What is your best advice to an applicant hoping to get into your school’s MBA program? Before applying, visit Olin and get to know the people. After visiting, continue getting to know the people. Once you have a sense of the people and the school, think about how that translates to your application. Don’t be afraid to be vulnerable and tell your story. I’d suggest focusing on your story and overall application just as much as your GMAT/GRE score. Lastly, Olin has an amazing Global Immersion Program, so prepare yourself to see some world!
What is the biggest myth about your school? I’m not sure I heard of any myths about Olin, but I was surprised at how “seen” I felt while at Olin.
Looking back over your MBA experience, what is the one thing you’d do differently and why? Looking back on my MBA experience, I realize that I didn’t get to know many MBAs at other universities. As a JD/MBA who studied abroad for a semester, my time was split between two schools and also shortened. If I could redo my MBA experience, I would plan my timeline better and attend more conferences and social events to meet more amazing MBAs around the country.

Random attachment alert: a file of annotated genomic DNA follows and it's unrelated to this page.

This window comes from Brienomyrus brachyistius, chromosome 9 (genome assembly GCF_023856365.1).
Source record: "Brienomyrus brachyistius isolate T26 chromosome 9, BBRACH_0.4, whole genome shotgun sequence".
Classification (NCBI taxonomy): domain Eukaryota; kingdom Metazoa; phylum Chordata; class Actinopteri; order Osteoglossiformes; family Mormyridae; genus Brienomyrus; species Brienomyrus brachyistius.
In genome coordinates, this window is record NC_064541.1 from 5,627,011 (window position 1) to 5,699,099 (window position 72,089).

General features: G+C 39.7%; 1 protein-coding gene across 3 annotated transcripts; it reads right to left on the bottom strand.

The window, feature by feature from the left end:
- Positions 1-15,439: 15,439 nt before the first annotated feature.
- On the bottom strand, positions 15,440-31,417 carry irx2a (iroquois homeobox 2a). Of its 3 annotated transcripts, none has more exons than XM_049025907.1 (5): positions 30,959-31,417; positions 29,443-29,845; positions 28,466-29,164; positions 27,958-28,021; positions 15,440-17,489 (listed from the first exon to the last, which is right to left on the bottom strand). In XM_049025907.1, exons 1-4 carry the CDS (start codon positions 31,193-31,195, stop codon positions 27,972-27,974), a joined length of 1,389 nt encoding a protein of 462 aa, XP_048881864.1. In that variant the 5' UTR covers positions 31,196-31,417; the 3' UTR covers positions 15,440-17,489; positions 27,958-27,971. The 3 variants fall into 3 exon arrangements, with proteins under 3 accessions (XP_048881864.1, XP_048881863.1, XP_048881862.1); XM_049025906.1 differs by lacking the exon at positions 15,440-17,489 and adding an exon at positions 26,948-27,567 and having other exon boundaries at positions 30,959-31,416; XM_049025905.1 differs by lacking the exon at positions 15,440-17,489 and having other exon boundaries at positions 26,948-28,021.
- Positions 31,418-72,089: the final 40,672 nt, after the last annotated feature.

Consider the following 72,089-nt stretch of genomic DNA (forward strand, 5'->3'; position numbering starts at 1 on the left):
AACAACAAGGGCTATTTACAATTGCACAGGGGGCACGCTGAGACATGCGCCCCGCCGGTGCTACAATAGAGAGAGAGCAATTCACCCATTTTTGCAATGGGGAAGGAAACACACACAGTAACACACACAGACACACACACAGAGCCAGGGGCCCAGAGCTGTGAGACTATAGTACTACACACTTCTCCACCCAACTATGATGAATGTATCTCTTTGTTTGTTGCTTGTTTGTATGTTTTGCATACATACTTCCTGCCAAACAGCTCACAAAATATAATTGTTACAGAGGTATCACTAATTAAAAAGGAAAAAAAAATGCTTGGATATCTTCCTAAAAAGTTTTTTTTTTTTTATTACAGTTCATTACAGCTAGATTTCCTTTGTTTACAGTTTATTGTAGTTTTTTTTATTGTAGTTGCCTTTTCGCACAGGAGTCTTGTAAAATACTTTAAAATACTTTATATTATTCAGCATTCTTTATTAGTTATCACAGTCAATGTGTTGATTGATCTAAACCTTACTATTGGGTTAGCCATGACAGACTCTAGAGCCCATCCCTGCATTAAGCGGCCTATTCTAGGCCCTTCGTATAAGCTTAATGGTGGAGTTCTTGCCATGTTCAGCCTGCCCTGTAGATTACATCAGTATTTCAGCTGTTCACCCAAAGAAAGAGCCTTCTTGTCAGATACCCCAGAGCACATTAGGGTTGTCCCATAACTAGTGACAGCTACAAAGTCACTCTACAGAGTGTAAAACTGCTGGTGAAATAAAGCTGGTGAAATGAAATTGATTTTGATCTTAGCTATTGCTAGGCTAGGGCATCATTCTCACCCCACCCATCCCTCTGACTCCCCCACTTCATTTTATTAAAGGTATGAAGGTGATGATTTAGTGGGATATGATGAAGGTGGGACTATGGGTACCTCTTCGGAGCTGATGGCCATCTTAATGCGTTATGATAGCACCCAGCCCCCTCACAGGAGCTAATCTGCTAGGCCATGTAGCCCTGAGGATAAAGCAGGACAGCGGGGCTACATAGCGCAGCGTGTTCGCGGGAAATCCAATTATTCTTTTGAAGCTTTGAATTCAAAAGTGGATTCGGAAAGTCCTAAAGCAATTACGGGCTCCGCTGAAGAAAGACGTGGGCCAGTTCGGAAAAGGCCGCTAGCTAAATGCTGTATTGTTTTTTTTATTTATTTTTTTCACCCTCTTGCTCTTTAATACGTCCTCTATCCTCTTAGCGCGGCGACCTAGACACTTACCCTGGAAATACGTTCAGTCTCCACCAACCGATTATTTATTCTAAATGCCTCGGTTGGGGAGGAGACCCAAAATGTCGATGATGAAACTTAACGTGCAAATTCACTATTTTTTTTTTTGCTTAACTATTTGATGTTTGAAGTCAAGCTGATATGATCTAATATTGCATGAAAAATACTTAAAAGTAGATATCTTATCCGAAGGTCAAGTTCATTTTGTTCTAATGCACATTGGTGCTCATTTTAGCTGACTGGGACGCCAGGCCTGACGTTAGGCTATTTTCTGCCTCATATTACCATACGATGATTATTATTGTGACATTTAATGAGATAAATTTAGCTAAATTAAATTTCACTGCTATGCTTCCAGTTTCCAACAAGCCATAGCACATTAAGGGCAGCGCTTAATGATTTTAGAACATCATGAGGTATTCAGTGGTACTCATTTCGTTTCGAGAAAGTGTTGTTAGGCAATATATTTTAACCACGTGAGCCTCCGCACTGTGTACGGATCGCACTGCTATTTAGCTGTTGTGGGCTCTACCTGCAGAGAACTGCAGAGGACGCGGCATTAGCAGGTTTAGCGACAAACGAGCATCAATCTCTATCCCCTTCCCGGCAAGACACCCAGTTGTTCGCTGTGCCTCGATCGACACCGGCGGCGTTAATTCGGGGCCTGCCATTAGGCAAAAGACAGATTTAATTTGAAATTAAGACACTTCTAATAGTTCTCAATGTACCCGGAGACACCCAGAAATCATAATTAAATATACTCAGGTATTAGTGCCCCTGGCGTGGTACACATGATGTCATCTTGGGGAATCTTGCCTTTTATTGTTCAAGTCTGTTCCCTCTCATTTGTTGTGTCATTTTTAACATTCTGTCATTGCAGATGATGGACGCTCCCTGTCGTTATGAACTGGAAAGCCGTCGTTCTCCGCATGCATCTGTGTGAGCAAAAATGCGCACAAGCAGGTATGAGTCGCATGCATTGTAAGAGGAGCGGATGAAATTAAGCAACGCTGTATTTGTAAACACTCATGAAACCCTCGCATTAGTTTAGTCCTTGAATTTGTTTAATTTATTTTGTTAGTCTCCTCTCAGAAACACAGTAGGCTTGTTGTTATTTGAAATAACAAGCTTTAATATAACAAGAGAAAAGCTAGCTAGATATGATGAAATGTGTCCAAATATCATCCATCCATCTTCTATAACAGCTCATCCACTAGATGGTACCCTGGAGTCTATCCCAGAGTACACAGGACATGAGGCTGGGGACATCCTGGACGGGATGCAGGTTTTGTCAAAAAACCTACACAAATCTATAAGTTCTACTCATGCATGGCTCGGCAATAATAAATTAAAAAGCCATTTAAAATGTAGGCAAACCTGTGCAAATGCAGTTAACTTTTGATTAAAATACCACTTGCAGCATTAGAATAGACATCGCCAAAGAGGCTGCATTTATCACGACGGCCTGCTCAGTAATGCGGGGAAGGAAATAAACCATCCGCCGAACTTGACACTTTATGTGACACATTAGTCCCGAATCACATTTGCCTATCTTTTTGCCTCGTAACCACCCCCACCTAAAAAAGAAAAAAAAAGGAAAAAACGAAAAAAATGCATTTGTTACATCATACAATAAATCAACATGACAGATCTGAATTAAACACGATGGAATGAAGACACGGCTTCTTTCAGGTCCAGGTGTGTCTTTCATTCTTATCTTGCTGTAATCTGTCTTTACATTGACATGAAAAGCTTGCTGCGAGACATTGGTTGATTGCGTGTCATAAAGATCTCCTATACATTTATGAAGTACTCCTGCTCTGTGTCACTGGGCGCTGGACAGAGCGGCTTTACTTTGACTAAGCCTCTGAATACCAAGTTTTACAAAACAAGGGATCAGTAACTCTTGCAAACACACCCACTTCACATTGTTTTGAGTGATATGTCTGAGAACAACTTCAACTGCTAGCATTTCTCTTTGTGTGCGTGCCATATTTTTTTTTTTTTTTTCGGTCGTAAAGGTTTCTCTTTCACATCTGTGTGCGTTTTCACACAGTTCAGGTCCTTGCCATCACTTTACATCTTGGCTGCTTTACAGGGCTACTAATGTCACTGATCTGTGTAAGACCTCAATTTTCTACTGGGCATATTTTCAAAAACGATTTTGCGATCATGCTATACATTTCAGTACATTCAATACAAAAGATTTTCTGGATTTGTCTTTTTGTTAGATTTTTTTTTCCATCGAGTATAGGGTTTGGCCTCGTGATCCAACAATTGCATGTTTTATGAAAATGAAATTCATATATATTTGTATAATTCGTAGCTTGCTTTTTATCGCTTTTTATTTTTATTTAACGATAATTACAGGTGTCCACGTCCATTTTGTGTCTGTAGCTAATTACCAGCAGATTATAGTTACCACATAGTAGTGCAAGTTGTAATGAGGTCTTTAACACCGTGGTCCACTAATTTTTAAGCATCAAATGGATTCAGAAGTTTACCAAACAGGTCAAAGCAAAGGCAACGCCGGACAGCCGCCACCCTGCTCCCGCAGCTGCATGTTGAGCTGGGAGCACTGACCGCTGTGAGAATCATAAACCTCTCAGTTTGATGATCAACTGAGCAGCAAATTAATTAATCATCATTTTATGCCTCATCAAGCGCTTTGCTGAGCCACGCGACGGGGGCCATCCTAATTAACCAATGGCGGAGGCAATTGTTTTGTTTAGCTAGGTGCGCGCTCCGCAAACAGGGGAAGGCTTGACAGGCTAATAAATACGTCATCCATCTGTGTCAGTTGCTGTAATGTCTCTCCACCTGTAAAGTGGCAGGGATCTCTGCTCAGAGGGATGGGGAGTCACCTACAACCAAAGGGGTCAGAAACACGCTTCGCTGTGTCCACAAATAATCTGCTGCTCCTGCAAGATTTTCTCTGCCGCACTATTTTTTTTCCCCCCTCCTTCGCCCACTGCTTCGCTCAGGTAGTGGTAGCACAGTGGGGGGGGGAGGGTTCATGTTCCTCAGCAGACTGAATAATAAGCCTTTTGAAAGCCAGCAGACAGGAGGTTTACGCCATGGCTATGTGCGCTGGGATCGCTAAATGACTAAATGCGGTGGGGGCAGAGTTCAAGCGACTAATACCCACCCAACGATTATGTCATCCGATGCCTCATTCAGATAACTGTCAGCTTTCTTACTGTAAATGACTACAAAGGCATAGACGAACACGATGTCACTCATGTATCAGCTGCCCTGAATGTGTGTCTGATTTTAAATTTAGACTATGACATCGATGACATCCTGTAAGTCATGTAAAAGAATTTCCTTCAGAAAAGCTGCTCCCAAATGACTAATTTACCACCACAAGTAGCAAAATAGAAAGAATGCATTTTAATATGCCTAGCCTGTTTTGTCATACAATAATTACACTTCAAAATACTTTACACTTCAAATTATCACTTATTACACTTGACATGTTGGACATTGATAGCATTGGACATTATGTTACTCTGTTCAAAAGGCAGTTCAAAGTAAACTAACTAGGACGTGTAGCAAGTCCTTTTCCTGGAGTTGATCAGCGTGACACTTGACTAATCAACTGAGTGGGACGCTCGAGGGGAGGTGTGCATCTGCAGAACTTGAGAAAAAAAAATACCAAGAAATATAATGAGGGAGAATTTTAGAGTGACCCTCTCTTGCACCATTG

Which MBA classmate do you most admire? If I must choose just one classmate, Adam Ibn Abdulai is the classmate I admire most. Adam is one of the smartest individuals I know, and he carries himself with poise and humility. Adam has been my private economics tutor, soccer teammate, idea bounce partner, and group member on several projects. I’m grateful for Adam because he has always been patient and committed to me learning material rather than just giving up and telling me the answer. I’m thrilled to see where life takes Adam and hope he’ll always be just a call away!